Speaking to the Times, the former Pink Floyd bassist calls himself “enormously privileged to have been born in 1943 and not 1983, to have been around when there was a music business and the takeover of Silicon Valley hadn’t happened and, in consequence, you could still make a living writing and recording songs and playing them to people.
And while Waters admits that the diminishing sales of recordsdoesn’t change my life in any way,” he is still “angry” at “this gallery of rogues and thieves [who interject] themselves between the people who aspire to be creative and their potential audience and steal every f—ing cent anybody ever made and put it in their pockets to buy f—ing huge mega-yachts and Gulfstream Fives with. These…thieves! It’s just stealing! And that they’re allowed to get away with it is just incredible.

However, Waters also does save some of his ire for the audience, who have taken full advantage of the technology. “I blame the punters as well to some extent,” he continues, “a whole generation that’s grown up who believe that music should be free. I mean why not make everything free? Then you could walk into a shop and say ‘I like that television’ and you walk out with it. No! Somebody made that and you have to buy it! ‘Oh, I’ll just pick up few apples.’ No! Some farmer grew those and brought them here to be sold!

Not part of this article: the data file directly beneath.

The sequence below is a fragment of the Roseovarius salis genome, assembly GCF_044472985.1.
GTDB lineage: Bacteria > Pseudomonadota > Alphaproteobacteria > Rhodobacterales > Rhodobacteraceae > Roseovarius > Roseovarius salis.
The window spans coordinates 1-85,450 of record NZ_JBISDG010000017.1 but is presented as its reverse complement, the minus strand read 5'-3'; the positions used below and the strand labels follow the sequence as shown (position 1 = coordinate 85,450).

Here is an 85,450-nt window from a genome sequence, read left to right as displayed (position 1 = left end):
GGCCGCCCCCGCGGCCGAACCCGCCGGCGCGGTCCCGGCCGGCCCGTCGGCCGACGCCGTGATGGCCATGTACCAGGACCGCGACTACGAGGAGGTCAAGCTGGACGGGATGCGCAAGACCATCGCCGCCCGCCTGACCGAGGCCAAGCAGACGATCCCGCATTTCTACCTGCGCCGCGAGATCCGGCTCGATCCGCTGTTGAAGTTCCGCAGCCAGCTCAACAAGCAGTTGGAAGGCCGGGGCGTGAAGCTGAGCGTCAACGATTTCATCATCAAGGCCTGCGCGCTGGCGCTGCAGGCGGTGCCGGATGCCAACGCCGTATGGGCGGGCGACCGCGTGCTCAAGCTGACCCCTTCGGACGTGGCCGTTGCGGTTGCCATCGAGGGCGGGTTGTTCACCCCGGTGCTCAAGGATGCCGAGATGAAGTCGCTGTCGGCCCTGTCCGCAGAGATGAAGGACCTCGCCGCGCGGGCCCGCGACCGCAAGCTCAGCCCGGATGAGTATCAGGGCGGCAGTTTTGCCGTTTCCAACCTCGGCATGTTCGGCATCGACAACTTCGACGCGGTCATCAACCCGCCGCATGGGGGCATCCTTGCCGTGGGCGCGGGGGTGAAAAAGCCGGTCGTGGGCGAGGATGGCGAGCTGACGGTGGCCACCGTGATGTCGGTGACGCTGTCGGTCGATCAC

Waters’ words echo those spoken by Paul Stanley and Gene Simmons of Kiss to Billboard last week. “I think we’re very fortunate to have come out when we did, and to not be relying upon an industry that has basically committed suicide,” Stanley said.
It’s really sad for the new artists. Where’s the next Elvis [Presley], where’s the next Beatles, where’s the [Led] Zeppelin? They’re out there but they don’t have a chance […] What are they gonna do? Give away their music for free? They’re gonna be living in their mom’s basement, unfortunately, and they’re never gonna get the chance that we did which is the saddest part of all for the new bands because there should always be a new generation of bands.



Read More: Roger Waters ‘Angry’ Over State of Music Industry: ‘It’s Just Stealing!’ | http://ultimateclassicrock.com/roger...ckback=tsmclip

Last edited by SisterNightroad : 03-02-2017 at 08:40 AM.
Reply With Quote
  #42  
Old 03-02-2017, 08:41 AM
SisterNightroad's Avatar
SisterNightroad SisterNightroad is offline
Moderator
 
Join Date: Sep 2014
Location: Italy
Posts: 4,803
Default

'It's a big gamble': Record stores sound off on Sunrise's HMV takeover

Record stores across the country are hopeful Sunrise Records' HMV takeover will work out, but experience has left them skeptical about the big move.

Toronto's Sunrise announced last week it will be taking over 70 HMV stores in malls across the country, with the aim of having them up and running by midsummer and turning a profit by next year.

If it works, it's a boon for the industry, said Spencer Destun. But he's got his reservations. Destun runs the last surviving Sam the Record Man location at Belleville, Ont.'s Quinte Mall. Since opening in 1979, he said, he has seen about eight or 10 chains come and go and his store is all that's left of Sam the Record Man.

"It's very tough to operate a store in a profitable manner today because the market is shrinking," he said.

"I can't even imagine the amount of organization and work that's going to take. Thank God they have some experience in the marketplace."